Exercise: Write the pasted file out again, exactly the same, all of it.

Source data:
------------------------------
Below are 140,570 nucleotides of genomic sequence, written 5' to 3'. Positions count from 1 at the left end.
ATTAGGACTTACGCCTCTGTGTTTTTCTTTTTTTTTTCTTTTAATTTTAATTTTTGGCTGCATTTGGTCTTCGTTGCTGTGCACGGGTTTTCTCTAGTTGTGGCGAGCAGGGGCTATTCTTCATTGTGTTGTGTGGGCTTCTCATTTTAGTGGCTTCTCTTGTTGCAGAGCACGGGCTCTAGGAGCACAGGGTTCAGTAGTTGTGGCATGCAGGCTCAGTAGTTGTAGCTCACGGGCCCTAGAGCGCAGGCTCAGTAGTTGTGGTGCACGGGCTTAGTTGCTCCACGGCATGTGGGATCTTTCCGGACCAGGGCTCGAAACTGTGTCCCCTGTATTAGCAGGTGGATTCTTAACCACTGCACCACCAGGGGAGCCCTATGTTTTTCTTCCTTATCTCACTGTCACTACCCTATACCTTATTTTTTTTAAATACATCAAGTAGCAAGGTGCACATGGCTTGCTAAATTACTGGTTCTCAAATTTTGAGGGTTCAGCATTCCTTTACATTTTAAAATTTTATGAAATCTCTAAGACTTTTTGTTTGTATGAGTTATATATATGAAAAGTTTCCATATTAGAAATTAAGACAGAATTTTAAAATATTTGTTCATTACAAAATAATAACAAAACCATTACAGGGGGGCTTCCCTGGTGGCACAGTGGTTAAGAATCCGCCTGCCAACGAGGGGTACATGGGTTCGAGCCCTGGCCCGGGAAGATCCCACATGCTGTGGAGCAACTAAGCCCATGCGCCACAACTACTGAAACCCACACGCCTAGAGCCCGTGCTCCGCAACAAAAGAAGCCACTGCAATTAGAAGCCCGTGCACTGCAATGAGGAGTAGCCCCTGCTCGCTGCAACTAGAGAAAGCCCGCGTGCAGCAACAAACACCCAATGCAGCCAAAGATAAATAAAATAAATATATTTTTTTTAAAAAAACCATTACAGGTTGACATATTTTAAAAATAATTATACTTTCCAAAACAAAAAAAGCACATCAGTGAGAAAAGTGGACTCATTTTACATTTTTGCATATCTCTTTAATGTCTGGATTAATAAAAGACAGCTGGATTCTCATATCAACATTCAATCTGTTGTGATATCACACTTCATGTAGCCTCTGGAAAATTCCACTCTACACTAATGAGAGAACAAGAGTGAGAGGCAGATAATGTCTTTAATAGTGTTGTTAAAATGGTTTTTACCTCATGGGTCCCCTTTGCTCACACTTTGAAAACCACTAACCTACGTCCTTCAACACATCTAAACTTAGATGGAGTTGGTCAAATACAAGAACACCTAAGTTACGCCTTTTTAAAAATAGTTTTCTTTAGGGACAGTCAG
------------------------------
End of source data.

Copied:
Below are 140,570 nucleotides of genomic sequence, written 5' to 3'. Positions count from 1 at the left end.
ATTAGGACTTACGCCTCTGTGTTTTTCTTTTTTTTTTCTTTTAATTTTAATTTTTGGCTGCATTTGGTCTTCGTTGCTGTGCACGGGTTTTCTCTAGTTGTGGCGAGCAGGGGCTATTCTTCATTGTGTTGTGTGGGCTTCTCATTTTAGTGGCTTCTCTTGTTGCAGAGCACGGGCTCTAGGAGCACAGGGTTCAGTAGTTGTGGCATGCAGGCTCAGTAGTTGTAGCTCACGGGCCCTAGAGCGCAGGCTCAGTAGTTGTGGTGCACGGGCTTAGTTGCTCCACGGCATGTGGGATCTTTCCGGACCAGGGCTCGAAACTGTGTCCCCTGTATTAGCAGGTGGATTCTTAACCACTGCACCACCAGGGGAGCCCTATGTTTTTCTTCCTTATCTCACTGTCACTACCCTATACCTTATTTTTTTTAAATACATCAAGTAGCAAGGTGCACATGGCTTGCTAAATTACTGGTTCTCAAATTTTGAGGGTTCAGCATTCCTTTACATTTTAAAATTTTATGAAATCTCTAAGACTTTTTGTTTGTATGAGTTATATATATGAAAAGTTTCCATATTAGAAATTAAGACAGAATTTTAAAATATTTGTTCATTACAAAATAATAACAAAACCATTACAGGGGGGCTTCCCTGGTGGCACAGTGGTTAAGAATCCGCCTGCCAACGAGGGGTACATGGGTTCGAGCCCTGGCCCGGGAAGATCCCACATGCTGTGGAGCAACTAAGCCCATGCGCCACAACTACTGAAACCCACACGCCTAGAGCCCGTGCTCCGCAACAAAAGAAGCCACTGCAATTAGAAGCCCGTGCACTGCAATGAGGAGTAGCCCCTGCTCGCTGCAACTAGAGAAAGCCCGCGTGCAGCAACAAACACCCAATGCAGCCAAAGATAAATAAAATAAATATATTTTTTTTAAAAAAACCATTACAGGTTGACATATTTTAAAAATAATTATACTTTCCAAAACAAAAAAAGCACATCAGTGAGAAAAGTGGACTCATTTTACATTTTTGCATATCTCTTTAATGTCTGGATTAATAAAAGACAGCTGGATTCTCATATCAACATTCAATCTGTTGTGATATCACACTTCATGTAGCCTCTGGAAAATTCCACTCTACACTAATGAGAGAACAAGAGTGAGAGGCAGATAATGTCTTTAATAGTGTTGTTAAAATGGTTTTTACCTCATGGGTCCCCTTTGCTCACACTTTGAAAACCACTAACCTACGTCCTTCAACACATCTAAACTTAGATGGAGTTGGTCAAATACAAGAACACCTAAGTTACGCCTTTTTAAAAATAGTTTTCTTTAGGGACAGTCAG